The world has watched with awe, tinged with some disapproval for the environmental consequence, of the construction of the spectacular artificial Palm Islands in Dubai. However, they were not the first artificial islands. Island construction dates back to pre-historic times in ancient Egypt, Ireland, Scotland, and Mexico. Artificial islands are man-made structures that are not created by natural forces. They can, however, expand on existing islets or combine many small islets, or build and consolidate natural reef formations. In earlier times floating structure built in shallow waters were the norm.
Artificial islands have been used for ceremonial purposes (in the past), to create isolated spaces for airports or to expand existing real estate or to accommodate growing dense settlements.
The Largest Man-Made Islands
Flevopolder-The Dutch Island
The Dutch have been expanding Holland since two millennia, in a region that is an estuary. They have tried to reclaim land from the North Sea by creating dikes to keep the waters away, or by draining lakes, to produce land called polders. It has been a slow process, with some setbacks when the sea flooded the areas. These polders are maintained dry by pumping water away as their height has not been raised. However, the 970 square kilometers island now makes up the 12th province in Netherlands and has 400,000 inhabitants. It supports agriculture and tourism. It boosts shipyards dating back to the Dutch India Company, and even a nature reserve.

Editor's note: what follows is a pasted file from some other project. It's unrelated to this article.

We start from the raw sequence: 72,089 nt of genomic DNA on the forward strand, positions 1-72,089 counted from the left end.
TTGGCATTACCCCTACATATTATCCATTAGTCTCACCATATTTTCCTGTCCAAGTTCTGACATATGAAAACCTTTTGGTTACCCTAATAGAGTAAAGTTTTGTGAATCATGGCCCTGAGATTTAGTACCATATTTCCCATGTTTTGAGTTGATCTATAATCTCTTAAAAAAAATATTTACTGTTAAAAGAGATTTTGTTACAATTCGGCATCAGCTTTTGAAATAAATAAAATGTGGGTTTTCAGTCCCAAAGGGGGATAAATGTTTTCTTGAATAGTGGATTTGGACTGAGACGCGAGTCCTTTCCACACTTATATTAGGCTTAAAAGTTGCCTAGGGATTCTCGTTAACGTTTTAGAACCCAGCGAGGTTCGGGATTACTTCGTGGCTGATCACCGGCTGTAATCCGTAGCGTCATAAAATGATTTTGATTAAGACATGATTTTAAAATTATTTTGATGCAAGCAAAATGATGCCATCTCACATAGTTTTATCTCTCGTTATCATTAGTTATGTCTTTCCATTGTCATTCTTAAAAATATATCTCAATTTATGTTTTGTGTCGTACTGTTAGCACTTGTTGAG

The artificial islands of Yas Island, Palm Jebel Ali, and Palm Jumeirah in the United Arab Emirates total 39.5 square kilometers. These flattened palms shaped islands are easily recognizable even from space. Dubai and Abu Dhabi, which are two of the seven Emirates, are situated on the coast of the Persian Sea. Yas Island lies in Abu Dabi and the other two in Dubai. They are all world famous tourist attractions but were also created to serve luxurious real estates to billionaires. These islands have many leisure and entertainment centers and have added more than 500 kilometers of beach. The Palm islands were created by spraying sand dredged from the Gulf of Persia. Palm Jumeirah was built with only sand and stones and no artificial building material like steel or concrete.
Not satisfied with the 6,852 islands that are part of their archipelago, the Japanese have created more artificial islands than any other country. Four of which are ranked among the ten largest man-made structures. Of the four, two serve as International airports. Kansai was the first of the airports to come up on an artificial island, followed by the Chubu Centrair. Rokko Island, a 20-year long project was completed in 1992, and provides space for residence, working, recreation, and study.
Hong Kong added 75% of land by reclamation to expand the existing natural island at Chek Lap Kok to make space for its international airport. The Willingdon Island was also constructed by enlarging a natural small islet in the Lake of Kochi in the state of Kerala in south India. The sand used to build it was obtained when the backwaters of the lake were dredged to build the port at Kochi. It is part of an important maritime commercial base.
Environmental concerns of artificial islands
Though the islands have been important for commerce, they come at a high environmental cost. They change wave action and sediment deposition patterns on coastlines, leading to coastal erosion. Moreover, they also destroy marine habitats like coral reefs and threaten the existence of many marine species.